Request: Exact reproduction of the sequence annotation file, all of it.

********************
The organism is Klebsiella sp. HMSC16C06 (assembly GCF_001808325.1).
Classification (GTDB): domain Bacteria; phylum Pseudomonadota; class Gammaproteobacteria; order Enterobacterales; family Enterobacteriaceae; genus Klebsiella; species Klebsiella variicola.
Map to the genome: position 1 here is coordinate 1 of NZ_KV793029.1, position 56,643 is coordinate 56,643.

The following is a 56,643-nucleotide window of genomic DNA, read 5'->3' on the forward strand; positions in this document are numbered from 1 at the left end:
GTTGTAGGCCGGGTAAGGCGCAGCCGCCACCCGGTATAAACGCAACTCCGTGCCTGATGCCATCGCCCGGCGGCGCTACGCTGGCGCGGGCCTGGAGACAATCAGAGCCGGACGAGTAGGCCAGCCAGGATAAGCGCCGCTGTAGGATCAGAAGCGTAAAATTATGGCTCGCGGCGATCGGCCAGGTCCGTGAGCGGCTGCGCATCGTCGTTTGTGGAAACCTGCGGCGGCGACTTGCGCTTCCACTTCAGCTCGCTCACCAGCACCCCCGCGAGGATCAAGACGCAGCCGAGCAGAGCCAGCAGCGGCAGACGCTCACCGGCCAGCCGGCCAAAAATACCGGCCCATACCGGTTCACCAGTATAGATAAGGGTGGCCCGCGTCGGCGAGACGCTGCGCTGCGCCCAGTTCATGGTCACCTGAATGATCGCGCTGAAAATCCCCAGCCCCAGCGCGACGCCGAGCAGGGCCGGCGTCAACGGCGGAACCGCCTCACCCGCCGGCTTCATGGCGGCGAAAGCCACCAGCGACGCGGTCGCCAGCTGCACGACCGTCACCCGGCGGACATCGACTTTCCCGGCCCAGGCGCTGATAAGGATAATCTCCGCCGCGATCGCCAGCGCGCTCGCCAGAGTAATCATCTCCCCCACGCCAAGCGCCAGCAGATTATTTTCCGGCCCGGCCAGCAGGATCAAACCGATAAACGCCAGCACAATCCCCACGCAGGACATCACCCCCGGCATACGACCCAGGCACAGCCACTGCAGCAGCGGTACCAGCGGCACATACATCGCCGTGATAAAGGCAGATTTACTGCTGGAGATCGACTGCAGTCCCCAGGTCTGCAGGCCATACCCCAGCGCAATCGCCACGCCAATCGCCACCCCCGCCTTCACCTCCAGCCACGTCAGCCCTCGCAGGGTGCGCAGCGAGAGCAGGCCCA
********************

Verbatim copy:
The organism is Klebsiella sp. HMSC16C06 (assembly GCF_001808325.1).
Classification (GTDB): domain Bacteria; phylum Pseudomonadota; class Gammaproteobacteria; order Enterobacterales; family Enterobacteriaceae; genus Klebsiella; species Klebsiella variicola.
Map to the genome: position 1 here is coordinate 1 of NZ_KV793029.1, position 56,643 is coordinate 56,643.

The following is a 56,643-nucleotide window of genomic DNA, read 5'->3' on the forward strand; positions in this document are numbered from 1 at the left end:
GTTGTAGGCCGGGTAAGGCGCAGCCGCCACCCGGTATAAACGCAACTCCGTGCCTGATGCCATCGCCCGGCGGCGCTACGCTGGCGCGGGCCTGGAGACAATCAGAGCCGGACGAGTAGGCCAGCCAGGATAAGCGCCGCTGTAGGATCAGAAGCGTAAAATTATGGCTCGCGGCGATCGGCCAGGTCCGTGAGCGGCTGCGCATCGTCGTTTGTGGAAACCTGCGGCGGCGACTTGCGCTTCCACTTCAGCTCGCTCACCAGCACCCCCGCGAGGATCAAGACGCAGCCGAGCAGAGCCAGCAGCGGCAGACGCTCACCGGCCAGCCGGCCAAAAATACCGGCCCATACCGGTTCACCAGTATAGATAAGGGTGGCCCGCGTCGGCGAGACGCTGCGCTGCGCCCAGTTCATGGTCACCTGAATGATCGCGCTGAAAATCCCCAGCCCCAGCGCGACGCCGAGCAGGGCCGGCGTCAACGGCGGAACCGCCTCACCCGCCGGCTTCATGGCGGCGAAAGCCACCAGCGACGCGGTCGCCAGCTGCACGACCGTCACCCGGCGGACATCGACTTTCCCGGCCCAGGCGCTGATAAGGATAATCTCCGCCGCGATCGCCAGCGCGCTCGCCAGAGTAATCATCTCCCCCACGCCAAGCGCCAGCAGATTATTTTCCGGCCCGGCCAGCAGGATCAAACCGATAAACGCCAGCACAATCCCCACGCAGGACATCACCCCCGGCATACGACCCAGGCACAGCCACTGCAGCAGCGGTACCAGCGGCACATACATCGCCGTGATAAAGGCAGATTTACTGCTGGAGATCGACTGCAGTCCCCAGGTCTGCAGGCCATACCCCAGCGCAATCGCCACGCCAATCGCCACCCCCGCCTTCACCTCCAGCCACGTCAGCCCTCGCAGGGTGCGCAGCGAGAGCAGGCCCA